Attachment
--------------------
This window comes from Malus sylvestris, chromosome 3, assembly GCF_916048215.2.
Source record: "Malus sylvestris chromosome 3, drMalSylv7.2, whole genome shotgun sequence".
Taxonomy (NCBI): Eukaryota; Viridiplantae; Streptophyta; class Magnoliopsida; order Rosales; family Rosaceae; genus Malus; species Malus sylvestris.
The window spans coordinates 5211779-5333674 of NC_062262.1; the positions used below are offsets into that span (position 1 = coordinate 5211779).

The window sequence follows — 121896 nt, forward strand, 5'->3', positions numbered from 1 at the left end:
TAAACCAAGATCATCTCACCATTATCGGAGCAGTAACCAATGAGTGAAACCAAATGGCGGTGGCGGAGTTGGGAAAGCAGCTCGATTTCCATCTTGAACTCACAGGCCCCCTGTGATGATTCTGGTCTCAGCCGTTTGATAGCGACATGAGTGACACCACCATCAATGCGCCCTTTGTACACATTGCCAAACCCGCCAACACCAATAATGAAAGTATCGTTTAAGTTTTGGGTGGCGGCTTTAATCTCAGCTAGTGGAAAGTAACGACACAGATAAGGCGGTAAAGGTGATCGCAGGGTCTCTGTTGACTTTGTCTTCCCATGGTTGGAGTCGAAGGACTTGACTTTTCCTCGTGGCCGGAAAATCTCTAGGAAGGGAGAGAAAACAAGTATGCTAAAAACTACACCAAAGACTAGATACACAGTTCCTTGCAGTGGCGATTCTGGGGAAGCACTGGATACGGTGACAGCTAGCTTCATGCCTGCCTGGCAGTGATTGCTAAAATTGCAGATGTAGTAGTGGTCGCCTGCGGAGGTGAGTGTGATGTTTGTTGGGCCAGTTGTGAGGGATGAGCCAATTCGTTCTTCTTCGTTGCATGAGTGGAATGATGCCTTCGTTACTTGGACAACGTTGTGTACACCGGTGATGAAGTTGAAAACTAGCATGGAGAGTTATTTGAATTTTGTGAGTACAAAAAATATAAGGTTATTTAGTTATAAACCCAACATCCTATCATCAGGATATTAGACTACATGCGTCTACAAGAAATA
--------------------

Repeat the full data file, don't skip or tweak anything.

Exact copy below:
This window comes from Malus sylvestris, chromosome 3, assembly GCF_916048215.2.
Source record: "Malus sylvestris chromosome 3, drMalSylv7.2, whole genome shotgun sequence".
Taxonomy (NCBI): Eukaryota; Viridiplantae; Streptophyta; class Magnoliopsida; order Rosales; family Rosaceae; genus Malus; species Malus sylvestris.
The window spans coordinates 5211779-5333674 of NC_062262.1; the positions used below are offsets into that span (position 1 = coordinate 5211779).

The window sequence follows — 121896 nt, forward strand, 5'->3', positions numbered from 1 at the left end:
TAAACCAAGATCATCTCACCATTATCGGAGCAGTAACCAATGAGTGAAACCAAATGGCGGTGGCGGAGTTGGGAAAGCAGCTCGATTTCCATCTTGAACTCACAGGCCCCCTGTGATGATTCTGGTCTCAGCCGTTTGATAGCGACATGAGTGACACCACCATCAATGCGCCCTTTGTACACATTGCCAAACCCGCCAACACCAATAATGAAAGTATCGTTTAAGTTTTGGGTGGCGGCTTTAATCTCAGCTAGTGGAAAGTAACGACACAGATAAGGCGGTAAAGGTGATCGCAGGGTCTCTGTTGACTTTGTCTTCCCATGGTTGGAGTCGAAGGACTTGACTTTTCCTCGTGGCCGGAAAATCTCTAGGAAGGGAGAGAAAACAAGTATGCTAAAAACTACACCAAAGACTAGATACACAGTTCCTTGCAGTGGCGATTCTGGGGAAGCACTGGATACGGTGACAGCTAGCTTCATGCCTGCCTGGCAGTGATTGCTAAAATTGCAGATGTAGTAGTGGTCGCCTGCGGAGGTGAGTGTGATGTTTGTTGGGCCAGTTGTGAGGGATGAGCCAATTCGTTCTTCTTCGTTGCATGAGTGGAATGATGCCTTCGTTACTTGGACAACGTTGTGTACACCGGTGATGAAGTTGAAAACTAGCATGGAGAGTTATTTGAATTTTGTGAGTACAAAAAATATAAGGTTATTTAGTTATAAACCCAACATCCTATCATCAGGATATTAGACTACATGCGTCTACAAGAAATA